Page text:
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interpose

[in-ter-pohz]
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verb (used with object), in·ter·posed, in·ter·pos·ing.
  1. to place between; cause to intervene: to interpose an opaque body between a light and the eye.
  2. to put (a barrier, obstacle, etc.) between or in the way of.
  3. to put in (a remark, question, etc.) in the midst of a conversation, discourse, or the like.
  4. to bring (influence, action, etc.) to bear between parties, or on behalf of a party or person.
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verb (used without object), in·ter·posed, in·ter·pos·ing.
  1. to come between other things; assume an intervening position or relation.
  2. to step in between parties at variance; mediate.
  3. to put in or make a remark by way of interruption.
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Origin of interpose

From the Middle French word interposer, dating back to 1590–1600. See inter-, pose1
Related formsin·ter·pos·a·ble, adjectivein·ter·pos·al, nounin·ter·pos·er, nounin·ter·pos·ing·ly, adverbun·in·ter·posed, adjectiveun·in·ter·pos·ing, adjective

Synonyms

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Dictionary.com Unabridged Based on the Random House Unabridged Dictionary, © Random House, Inc. 2018

Related Words

arbitrate, insert, sandwich, intercede, interject, intervene, negotiate, introduce, interfere, mediate, interpolate, moderate

Examples from the Web for interpose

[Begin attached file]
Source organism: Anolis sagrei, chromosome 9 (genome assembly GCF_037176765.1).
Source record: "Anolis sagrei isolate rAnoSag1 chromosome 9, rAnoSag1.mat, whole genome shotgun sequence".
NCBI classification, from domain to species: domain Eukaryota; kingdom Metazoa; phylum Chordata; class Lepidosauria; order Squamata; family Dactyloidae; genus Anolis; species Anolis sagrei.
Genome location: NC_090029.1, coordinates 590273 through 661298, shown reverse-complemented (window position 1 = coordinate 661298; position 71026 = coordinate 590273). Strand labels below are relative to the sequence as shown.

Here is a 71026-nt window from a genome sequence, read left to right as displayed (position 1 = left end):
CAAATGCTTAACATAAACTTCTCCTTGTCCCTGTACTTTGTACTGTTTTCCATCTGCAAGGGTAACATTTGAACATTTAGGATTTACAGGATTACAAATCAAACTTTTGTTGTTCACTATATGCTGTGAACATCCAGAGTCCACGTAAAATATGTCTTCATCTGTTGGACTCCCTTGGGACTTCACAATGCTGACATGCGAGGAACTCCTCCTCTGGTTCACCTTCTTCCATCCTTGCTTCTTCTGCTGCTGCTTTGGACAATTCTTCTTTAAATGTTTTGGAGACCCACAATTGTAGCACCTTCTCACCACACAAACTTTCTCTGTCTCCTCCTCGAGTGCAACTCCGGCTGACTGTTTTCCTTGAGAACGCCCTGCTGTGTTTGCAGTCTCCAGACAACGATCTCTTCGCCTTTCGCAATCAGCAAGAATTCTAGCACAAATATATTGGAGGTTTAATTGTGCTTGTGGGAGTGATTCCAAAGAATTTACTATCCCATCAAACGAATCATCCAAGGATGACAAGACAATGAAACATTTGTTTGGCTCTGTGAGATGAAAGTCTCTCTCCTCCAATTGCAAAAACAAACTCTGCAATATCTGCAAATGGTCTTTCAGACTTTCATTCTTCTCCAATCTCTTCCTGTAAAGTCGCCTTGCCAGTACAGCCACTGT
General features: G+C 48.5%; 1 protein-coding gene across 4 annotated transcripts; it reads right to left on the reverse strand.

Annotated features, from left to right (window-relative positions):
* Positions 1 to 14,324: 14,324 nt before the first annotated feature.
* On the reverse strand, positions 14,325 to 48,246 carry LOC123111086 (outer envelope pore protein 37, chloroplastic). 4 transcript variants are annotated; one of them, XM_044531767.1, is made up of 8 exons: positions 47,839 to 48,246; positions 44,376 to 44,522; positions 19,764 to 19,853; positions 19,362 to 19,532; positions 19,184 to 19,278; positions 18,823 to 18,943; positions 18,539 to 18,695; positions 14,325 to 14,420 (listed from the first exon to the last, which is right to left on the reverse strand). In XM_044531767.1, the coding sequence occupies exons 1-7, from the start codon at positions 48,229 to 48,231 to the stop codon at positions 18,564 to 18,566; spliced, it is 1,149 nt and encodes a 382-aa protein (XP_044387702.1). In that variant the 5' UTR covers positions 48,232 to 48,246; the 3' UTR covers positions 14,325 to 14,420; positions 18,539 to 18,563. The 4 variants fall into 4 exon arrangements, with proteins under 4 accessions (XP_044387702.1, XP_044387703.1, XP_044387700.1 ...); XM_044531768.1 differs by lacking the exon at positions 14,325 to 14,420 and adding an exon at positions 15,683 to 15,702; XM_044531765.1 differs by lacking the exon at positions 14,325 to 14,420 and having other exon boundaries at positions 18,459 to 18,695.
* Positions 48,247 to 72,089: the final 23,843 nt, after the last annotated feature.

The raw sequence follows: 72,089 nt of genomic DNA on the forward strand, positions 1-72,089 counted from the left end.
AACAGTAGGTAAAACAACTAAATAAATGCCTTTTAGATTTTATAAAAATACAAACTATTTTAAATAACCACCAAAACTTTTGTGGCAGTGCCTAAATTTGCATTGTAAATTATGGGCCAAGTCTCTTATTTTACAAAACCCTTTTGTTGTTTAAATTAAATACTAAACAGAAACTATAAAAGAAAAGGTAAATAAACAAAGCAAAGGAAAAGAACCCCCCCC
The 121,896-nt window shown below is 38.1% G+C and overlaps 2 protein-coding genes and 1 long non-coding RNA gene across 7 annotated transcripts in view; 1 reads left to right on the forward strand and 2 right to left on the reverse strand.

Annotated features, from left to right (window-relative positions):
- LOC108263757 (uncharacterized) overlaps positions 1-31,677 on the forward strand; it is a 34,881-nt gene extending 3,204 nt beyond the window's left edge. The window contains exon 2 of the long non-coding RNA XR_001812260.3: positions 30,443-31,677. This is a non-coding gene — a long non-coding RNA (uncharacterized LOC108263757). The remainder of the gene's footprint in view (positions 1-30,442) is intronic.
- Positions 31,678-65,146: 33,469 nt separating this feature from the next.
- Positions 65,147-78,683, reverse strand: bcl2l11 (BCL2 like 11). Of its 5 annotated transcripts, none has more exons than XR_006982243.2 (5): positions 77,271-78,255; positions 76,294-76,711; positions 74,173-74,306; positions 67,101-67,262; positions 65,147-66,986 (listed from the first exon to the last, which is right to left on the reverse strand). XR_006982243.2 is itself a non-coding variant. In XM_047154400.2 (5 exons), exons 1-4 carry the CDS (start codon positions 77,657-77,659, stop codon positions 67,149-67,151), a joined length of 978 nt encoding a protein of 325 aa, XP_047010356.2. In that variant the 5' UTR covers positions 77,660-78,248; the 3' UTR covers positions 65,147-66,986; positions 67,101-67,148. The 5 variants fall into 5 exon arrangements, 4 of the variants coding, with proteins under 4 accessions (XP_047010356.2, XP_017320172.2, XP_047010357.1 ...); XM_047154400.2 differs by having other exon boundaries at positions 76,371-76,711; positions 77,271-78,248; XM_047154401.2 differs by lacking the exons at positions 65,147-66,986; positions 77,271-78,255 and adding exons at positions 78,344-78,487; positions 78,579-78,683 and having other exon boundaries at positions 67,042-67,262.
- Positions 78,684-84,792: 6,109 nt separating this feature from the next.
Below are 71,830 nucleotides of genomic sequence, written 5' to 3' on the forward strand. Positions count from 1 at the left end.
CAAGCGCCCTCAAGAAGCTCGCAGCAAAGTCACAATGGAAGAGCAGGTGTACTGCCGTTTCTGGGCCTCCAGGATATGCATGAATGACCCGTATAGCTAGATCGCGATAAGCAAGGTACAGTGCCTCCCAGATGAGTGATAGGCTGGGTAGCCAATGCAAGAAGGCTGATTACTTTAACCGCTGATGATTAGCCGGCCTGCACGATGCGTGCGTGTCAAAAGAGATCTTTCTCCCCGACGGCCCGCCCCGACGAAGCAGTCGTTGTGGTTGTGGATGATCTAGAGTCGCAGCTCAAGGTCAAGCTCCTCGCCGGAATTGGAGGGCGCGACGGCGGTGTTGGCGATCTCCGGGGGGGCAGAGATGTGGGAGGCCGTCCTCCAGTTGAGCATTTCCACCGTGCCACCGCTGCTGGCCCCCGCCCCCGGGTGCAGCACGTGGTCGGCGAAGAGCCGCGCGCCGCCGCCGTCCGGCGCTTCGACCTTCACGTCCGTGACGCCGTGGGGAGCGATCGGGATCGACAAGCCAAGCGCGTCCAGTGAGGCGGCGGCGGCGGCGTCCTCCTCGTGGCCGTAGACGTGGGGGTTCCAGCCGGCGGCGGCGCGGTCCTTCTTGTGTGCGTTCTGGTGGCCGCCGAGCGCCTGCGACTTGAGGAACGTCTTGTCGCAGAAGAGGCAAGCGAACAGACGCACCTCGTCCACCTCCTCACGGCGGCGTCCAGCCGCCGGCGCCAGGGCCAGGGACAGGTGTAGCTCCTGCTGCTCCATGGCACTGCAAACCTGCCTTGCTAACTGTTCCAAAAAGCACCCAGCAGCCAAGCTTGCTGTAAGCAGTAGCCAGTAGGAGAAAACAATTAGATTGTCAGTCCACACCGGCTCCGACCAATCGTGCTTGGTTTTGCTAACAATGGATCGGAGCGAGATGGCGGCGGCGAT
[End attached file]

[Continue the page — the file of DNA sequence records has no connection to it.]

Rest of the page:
Historical Examples

  • Interpose not, Mr. Solmes, said I, to save me from my brother's violence.

    Clarissa, Volume 2 (of 9)

    Samuel Richardson

  • Maggy looked round of a sudden, and stared for at least a minute; but did not interpose.

    Little Dorrit

    Charles Dickens

  • The finer feminine instinct of Abigail led her to interpose.

  • Her they believe to interpose in the affairs of men, and to visit countries.

  • Fine would then interpose, with a thoughtlessness of which she soon repented.


British Dictionary definitions for interpose

interpose

verb
  1. to put or place between or among other things
  2. to introduce (comments, questions, etc) into a speech or conversation; interject
  3. to exert or use power, influence, or action in order to alter or intervene in (a situation)
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Derived Formsinterposable, adjectiveinterposal, nouninterposer, noun

Word Origin

C16: from Old French interposer, from Latin interpōnere, from inter- + pōnere to put
Collins English Dictionary - Complete & Unabridged 2012 Digital Edition © William Collins Sons & Co. Ltd. 1979, 1986 © HarperCollins Publishers 1998, 2000, 2003, 2005, 2006, 2007, 2009, 2012

Word Origin and History for interpose

v.

1590s, from Middle French interposer (14c.), from inter- (see inter-) + poser (see pose (v.1)). Related: Interposed; interposing.

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Online Etymology Dictionary, © 2010 Douglas Harper